Brown, Bulldogs Adjusting to Spotlight

For the second straight week, Mississippi State is the consensus #1 team in major college football. With the designation as the top dogs, these Bulldogs expect to get everyone's best shot the rest of the way. The transformation from hunter to hunted is a new role for Dan Mullen's squad, but to hear defensive end Ryan Brown tell it, the Bulldogs are becoming comfortable with their new found fame.

"We saw a lot of this in the summer," said Brown of the extra media attention. "When the SEC network people were coming around here, they were all in our faces with cameras.

"They had their little All-Access thing.

"We thought it was going to be all crazy, but Coach (Dan) Mullen had a meeting with us that Wednesday and he talked with us about all of that."

Mullen is no stranger to cameras and the distractions that increased media attention can bring. The sixth year coach used the SEC Network experience as a teachable moment.

"He told us that this is what you have to expect when you win," said Brown. "You gain attention from winning and this is what winning teams feel like.

"It's really not that bad."

"I am not getting a haircut for nothing now. It's really fun."

The Bulldogs enjoyed a bye week this past Saturday as they rested and repaired themselves after a huge win over then #2 Auburn.

The Marrero, Louisiana product reports that the Bulldog fans created a winning environment.

"It was really fun out there," said Brown of the game day atmosphere. "The crowd made it electric.

"It was so loud that I couldn't really hear with the linebacker was telling us on some plays. Sometimes we had trouble getting the right call."

The linebacker doing most of the "calling" was Florence, Alabama star Beniquez Brown who has really come in this fall during his sophomore season.

"He's giving me the answer like we're taking a test," explained Brown. "He (plays) a vital role in our defense. He's the brains behind the brawn.

"I call him the smartest linebacker in the nation.

"He watches so much film, that it's second nature to him. I really appreciate his studying and I look up to him for that."

"He picks up things fast, fast, fast. It's not just run or pass. It's real specific. It might be the book play or the husker play or the power."

When the Bulldog defense was put in some tough spots during the contest, the group was able to answer the call due to the confidence they have built over the course of the season.

A huge first half goal line stand at LSU allowed the unit to realize that they had the makings of a special season.

"That point set the tone for our defense," explained Brown. "We were all looking at each other on the sidelines realizing just how good we could be.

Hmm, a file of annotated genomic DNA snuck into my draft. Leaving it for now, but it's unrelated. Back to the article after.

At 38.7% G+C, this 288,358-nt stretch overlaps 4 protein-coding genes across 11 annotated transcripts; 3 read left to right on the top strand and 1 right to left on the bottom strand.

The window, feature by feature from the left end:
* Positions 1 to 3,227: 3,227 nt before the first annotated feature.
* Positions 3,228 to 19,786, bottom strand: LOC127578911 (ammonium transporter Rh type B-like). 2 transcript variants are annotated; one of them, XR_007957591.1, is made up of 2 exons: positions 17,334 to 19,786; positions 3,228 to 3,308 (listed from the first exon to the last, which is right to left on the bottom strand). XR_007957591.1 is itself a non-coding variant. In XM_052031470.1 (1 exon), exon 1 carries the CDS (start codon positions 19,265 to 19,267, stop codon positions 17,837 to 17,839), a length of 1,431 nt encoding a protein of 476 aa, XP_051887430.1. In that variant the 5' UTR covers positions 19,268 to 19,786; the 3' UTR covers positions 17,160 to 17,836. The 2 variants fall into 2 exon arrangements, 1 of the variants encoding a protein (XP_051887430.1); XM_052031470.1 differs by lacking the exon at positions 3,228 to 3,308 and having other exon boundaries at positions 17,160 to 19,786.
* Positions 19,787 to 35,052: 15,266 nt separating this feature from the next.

"LSU's crowd was just shaking their heads and it was so weird, because they were nodded us on.

"It was awesome, because we were going to the sidelines and they were like 'Ya'll are the real deal' or something like that."

A week later, Geoff Collins' defense made a high flying Texas A&M look rather pedestrian.

Through three SEC contests, the Mississippi State D has made their opponents extremely uncomfortable.

"Our big thing is just put the ball down," said Brown. "No matter what time, distance or situation were in, we always have a spot that we just put the ball down and give it all we got.

"If 11 people give all they have, then you're only going to be on the field for a maximum of three plays."

The Bullies have been especially stingy when opponents have reached the redzone.

Mississippi State is second nationally in red zone defense, trailing only Temple.

Brown reports that the preparations for locking down the goal line in those up close and personal situations took place long ago.

"All of that started in training camp," said Brown. "We started doing red zone at the end of practice.

"Whoever loses the red zone has to run gassers, so you didn't want to be the team to run the gassers at the end of practice.

"We made that a point of emphasis. We had the same mentality of don't cross the line or you will get tackled.

"We try to make it fun out there and know the down and situation that we're in. We need to know how much time we have on the clock, how many inches or how many yards they have to go. We just want to try to get a negative yard play."

The Bulldogs have not had to dial up a lot of exotic blitz packages this season thanks in large part to the pressure generated by their four down lineman.

Despite the adjustment, State is recording more tackles for loss and more sacks this season.

In fact, the Bulldog defense ranks near the top ten in both categories nationally and second in the SEC in both statistical columns.

"We had a lot of pressure on us before," said Brown. "There was a lot of blitzing and we had to drop into coverage.

"It's helping us out that we can do what we love to do, which is pass rush.

"That says a lot about our coaching staff too."

While Brown is enjoying his team's success, #48 would like to carry more of the load when it comes to getting the opposing quarterback on the ground.

"I would like to be more productive in the pass rush," explained Brown. "I've missed some sacks and Preston (Smith) is getting them. It's really a competition to see who's going to get back there first.

"It's really like a race and it's fun.

"We're like little kids trying to get back the candy first.

"We just want to get better at all of that every week and just have fun out there."


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